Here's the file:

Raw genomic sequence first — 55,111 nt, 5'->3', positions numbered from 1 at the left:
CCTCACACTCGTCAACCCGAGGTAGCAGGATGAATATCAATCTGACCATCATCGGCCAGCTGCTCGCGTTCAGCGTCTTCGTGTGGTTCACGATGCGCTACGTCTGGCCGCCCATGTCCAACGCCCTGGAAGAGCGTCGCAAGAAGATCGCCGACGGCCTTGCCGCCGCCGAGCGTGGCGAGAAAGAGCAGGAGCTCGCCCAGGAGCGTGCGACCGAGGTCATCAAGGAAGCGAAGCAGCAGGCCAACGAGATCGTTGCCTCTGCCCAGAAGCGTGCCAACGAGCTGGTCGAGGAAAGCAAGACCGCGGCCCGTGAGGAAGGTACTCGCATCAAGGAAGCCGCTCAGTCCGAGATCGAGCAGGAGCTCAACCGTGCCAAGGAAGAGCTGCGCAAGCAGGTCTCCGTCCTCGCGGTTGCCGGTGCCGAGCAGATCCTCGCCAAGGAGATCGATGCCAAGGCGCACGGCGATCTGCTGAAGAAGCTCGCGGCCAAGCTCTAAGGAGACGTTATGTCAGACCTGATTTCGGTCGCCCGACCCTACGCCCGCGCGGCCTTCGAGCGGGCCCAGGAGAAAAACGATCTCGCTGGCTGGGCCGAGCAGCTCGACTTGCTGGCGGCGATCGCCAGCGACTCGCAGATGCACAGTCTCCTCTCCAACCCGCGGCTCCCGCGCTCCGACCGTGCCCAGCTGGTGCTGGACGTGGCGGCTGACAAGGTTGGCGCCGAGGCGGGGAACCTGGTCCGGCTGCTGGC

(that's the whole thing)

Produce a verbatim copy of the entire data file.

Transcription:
Raw genomic sequence first — 55,111 nt, 5'->3', positions numbered from 1 at the left:
CCTCACACTCGTCAACCCGAGGTAGCAGGATGAATATCAATCTGACCATCATCGGCCAGCTGCTCGCGTTCAGCGTCTTCGTGTGGTTCACGATGCGCTACGTCTGGCCGCCCATGTCCAACGCCCTGGAAGAGCGTCGCAAGAAGATCGCCGACGGCCTTGCCGCCGCCGAGCGTGGCGAGAAAGAGCAGGAGCTCGCCCAGGAGCGTGCGACCGAGGTCATCAAGGAAGCGAAGCAGCAGGCCAACGAGATCGTTGCCTCTGCCCAGAAGCGTGCCAACGAGCTGGTCGAGGAAAGCAAGACCGCGGCCCGTGAGGAAGGTACTCGCATCAAGGAAGCCGCTCAGTCCGAGATCGAGCAGGAGCTCAACCGTGCCAAGGAAGAGCTGCGCAAGCAGGTCTCCGTCCTCGCGGTTGCCGGTGCCGAGCAGATCCTCGCCAAGGAGATCGATGCCAAGGCGCACGGCGATCTGCTGAAGAAGCTCGCGGCCAAGCTCTAAGGAGACGTTATGTCAGACCTGATTTCGGTCGCCCGACCCTACGCCCGCGCGGCCTTCGAGCGGGCCCAGGAGAAAAACGATCTCGCTGGCTGGGCCGAGCAGCTCGACTTGCTGGCGGCGATCGCCAGCGACTCGCAGATGCACAGTCTCCTCTCCAACCCGCGGCTCCCGCGCTCCGACCGTGCCCAGCTGGTGCTGGACGTGGCGGCTGACAAGGTTGGCGCCGAGGCGGGGAACCTGGTCCGGCTGCTGGC